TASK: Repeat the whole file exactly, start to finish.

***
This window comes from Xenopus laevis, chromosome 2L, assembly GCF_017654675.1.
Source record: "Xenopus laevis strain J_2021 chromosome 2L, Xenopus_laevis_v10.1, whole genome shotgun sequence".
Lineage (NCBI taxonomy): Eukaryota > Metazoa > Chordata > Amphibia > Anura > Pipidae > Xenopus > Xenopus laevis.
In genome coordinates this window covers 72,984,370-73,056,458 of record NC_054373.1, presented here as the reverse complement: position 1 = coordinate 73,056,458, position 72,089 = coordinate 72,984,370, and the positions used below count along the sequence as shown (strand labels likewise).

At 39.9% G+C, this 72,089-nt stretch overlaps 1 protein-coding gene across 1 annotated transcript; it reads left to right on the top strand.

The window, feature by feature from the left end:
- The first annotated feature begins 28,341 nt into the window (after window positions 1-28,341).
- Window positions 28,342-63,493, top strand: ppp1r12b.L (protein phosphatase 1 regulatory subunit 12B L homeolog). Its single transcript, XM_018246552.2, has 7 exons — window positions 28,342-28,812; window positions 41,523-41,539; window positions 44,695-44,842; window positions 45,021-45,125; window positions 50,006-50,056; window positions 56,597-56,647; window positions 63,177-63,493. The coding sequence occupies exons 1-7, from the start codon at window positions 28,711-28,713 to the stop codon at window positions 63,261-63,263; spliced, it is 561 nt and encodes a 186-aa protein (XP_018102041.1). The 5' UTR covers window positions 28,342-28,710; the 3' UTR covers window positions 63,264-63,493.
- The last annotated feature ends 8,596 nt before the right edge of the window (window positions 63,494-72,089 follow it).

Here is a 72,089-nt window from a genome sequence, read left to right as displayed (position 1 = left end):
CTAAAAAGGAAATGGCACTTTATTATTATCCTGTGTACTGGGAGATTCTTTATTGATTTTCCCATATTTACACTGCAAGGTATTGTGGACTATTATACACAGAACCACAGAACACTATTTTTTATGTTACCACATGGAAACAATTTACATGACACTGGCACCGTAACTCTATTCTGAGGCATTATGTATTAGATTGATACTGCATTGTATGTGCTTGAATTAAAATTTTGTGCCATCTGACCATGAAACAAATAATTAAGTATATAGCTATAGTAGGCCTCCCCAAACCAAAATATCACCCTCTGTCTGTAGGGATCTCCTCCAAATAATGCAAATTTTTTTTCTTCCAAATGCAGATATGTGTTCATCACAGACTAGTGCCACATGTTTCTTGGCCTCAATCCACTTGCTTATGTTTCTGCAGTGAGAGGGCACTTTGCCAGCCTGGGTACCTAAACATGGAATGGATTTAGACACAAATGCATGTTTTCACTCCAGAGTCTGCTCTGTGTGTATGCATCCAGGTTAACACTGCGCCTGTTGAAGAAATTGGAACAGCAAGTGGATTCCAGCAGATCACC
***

This window comes from Xenopus laevis, chromosome 2L, assembly GCF_017654675.1.
Source record: "Xenopus laevis strain J_2021 chromosome 2L, Xenopus_laevis_v10.1, whole genome shotgun sequence".
Lineage (NCBI taxonomy): Eukaryota > Metazoa > Chordata > Amphibia > Anura > Pipidae > Xenopus > Xenopus laevis.
In genome coordinates this window covers 72,984,370-73,056,458 of record NC_054373.1, presented here as the reverse complement: position 1 = coordinate 73,056,458, position 72,089 = coordinate 72,984,370, and the positions used below count along the sequence as shown (strand labels likewise).

At 39.9% G+C, this 72,089-nt stretch overlaps 1 protein-coding gene across 1 annotated transcript; it reads left to right on the top strand.

The window, feature by feature from the left end:
- The first annotated feature begins 28,341 nt into the window (after window positions 1-28,341).
- Window positions 28,342-63,493, top strand: ppp1r12b.L (protein phosphatase 1 regulatory subunit 12B L homeolog). Its single transcript, XM_018246552.2, has 7 exons — window positions 28,342-28,812; window positions 41,523-41,539; window positions 44,695-44,842; window positions 45,021-45,125; window positions 50,006-50,056; window positions 56,597-56,647; window positions 63,177-63,493. The coding sequence occupies exons 1-7, from the start codon at window positions 28,711-28,713 to the stop codon at window positions 63,261-63,263; spliced, it is 561 nt and encodes a 186-aa protein (XP_018102041.1). The 5' UTR covers window positions 28,342-28,710; the 3' UTR covers window positions 63,264-63,493.
- The last annotated feature ends 8,596 nt before the right edge of the window (window positions 63,494-72,089 follow it).

Here is a 72,089-nt window from a genome sequence, read left to right as displayed (position 1 = left end):
CTAAAAAGGAAATGGCACTTTATTATTATCCTGTGTACTGGGAGATTCTTTATTGATTTTCCCATATTTACACTGCAAGGTATTGTGGACTATTATACACAGAACCACAGAACACTATTTTTTATGTTACCACATGGAAACAATTTACATGACACTGGCACCGTAACTCTATTCTGAGGCATTATGTATTAGATTGATACTGCATTGTATGTGCTTGAATTAAAATTTTGTGCCATCTGACCATGAAACAAATAATTAAGTATATAGCTATAGTAGGCCTCCCCAAACCAAAATATCACCCTCTGTCTGTAGGGATCTCCTCCAAATAATGCAAATTTTTTTTCTTCCAAATGCAGATATGTGTTCATCACAGACTAGTGCCACATGTTTCTTGGCCTCAATCCACTTGCTTATGTTTCTGCAGTGAGAGGGCACTTTGCCAGCCTGGGTACCTAAACATGGAATGGATTTAGACACAAATGCATGTTTTCACTCCAGAGTCTGCTCTGTGTGTATGCATCCAGGTTAACACTGCGCCTGTTGAAGAAATTGGAACAGCAAGTGGATTCCAGCAGATCACC